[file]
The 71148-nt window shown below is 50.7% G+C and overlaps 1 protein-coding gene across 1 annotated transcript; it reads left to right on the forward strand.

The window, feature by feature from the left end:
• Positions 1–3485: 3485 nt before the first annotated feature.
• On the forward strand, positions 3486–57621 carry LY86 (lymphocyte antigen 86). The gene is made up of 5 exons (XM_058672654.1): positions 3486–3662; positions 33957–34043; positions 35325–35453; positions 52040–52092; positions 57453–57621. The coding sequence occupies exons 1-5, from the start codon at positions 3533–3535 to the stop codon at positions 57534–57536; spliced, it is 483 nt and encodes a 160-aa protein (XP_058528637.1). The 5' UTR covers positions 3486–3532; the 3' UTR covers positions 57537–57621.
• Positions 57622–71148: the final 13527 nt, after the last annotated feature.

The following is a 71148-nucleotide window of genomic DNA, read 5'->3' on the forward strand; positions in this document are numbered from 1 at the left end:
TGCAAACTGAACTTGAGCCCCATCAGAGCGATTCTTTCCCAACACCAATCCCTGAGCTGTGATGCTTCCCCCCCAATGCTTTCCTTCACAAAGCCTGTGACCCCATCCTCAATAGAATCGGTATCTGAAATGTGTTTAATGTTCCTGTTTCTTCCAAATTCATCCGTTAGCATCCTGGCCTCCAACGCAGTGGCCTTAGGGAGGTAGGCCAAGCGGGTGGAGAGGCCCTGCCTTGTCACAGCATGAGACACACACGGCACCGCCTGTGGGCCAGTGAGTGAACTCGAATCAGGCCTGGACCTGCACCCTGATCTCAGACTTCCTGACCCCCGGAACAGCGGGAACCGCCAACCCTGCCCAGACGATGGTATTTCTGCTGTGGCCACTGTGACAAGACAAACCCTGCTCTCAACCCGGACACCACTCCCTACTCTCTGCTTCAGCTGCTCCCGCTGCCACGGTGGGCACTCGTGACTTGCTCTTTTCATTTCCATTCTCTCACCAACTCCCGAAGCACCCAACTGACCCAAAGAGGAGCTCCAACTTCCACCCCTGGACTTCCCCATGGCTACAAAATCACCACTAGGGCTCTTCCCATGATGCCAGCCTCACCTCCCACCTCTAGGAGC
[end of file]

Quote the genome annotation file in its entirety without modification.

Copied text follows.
The 71148-nt window shown below is 50.7% G+C and overlaps 1 protein-coding gene across 1 annotated transcript; it reads left to right on the forward strand.

The window, feature by feature from the left end:
• Positions 1–3485: 3485 nt before the first annotated feature.
• On the forward strand, positions 3486–57621 carry LY86 (lymphocyte antigen 86). The gene is made up of 5 exons (XM_058672654.1): positions 3486–3662; positions 33957–34043; positions 35325–35453; positions 52040–52092; positions 57453–57621. The coding sequence occupies exons 1-5, from the start codon at positions 3533–3535 to the stop codon at positions 57534–57536; spliced, it is 483 nt and encodes a 160-aa protein (XP_058528637.1). The 5' UTR covers positions 3486–3532; the 3' UTR covers positions 57537–57621.
• Positions 57622–71148: the final 13527 nt, after the last annotated feature.

The following is a 71148-nucleotide window of genomic DNA, read 5'->3' on the forward strand; positions in this document are numbered from 1 at the left end:
TGCAAACTGAACTTGAGCCCCATCAGAGCGATTCTTTCCCAACACCAATCCCTGAGCTGTGATGCTTCCCCCCCAATGCTTTCCTTCACAAAGCCTGTGACCCCATCCTCAATAGAATCGGTATCTGAAATGTGTTTAATGTTCCTGTTTCTTCCAAATTCATCCGTTAGCATCCTGGCCTCCAACGCAGTGGCCTTAGGGAGGTAGGCCAAGCGGGTGGAGAGGCCCTGCCTTGTCACAGCATGAGACACACACGGCACCGCCTGTGGGCCAGTGAGTGAACTCGAATCAGGCCTGGACCTGCACCCTGATCTCAGACTTCCTGACCCCCGGAACAGCGGGAACCGCCAACCCTGCCCAGACGATGGTATTTCTGCTGTGGCCACTGTGACAAGACAAACCCTGCTCTCAACCCGGACACCACTCCCTACTCTCTGCTTCAGCTGCTCCCGCTGCCACGGTGGGCACTCGTGACTTGCTCTTTTCATTTCCATTCTCTCACCAACTCCCGAAGCACCCAACTGACCCAAAGAGGAGCTCCAACTTCCACCCCTGGACTTCCCCATGGCTACAAAATCACCACTAGGGCTCTTCCCATGATGCCAGCCTCACCTCCCACCTCTAGGAGC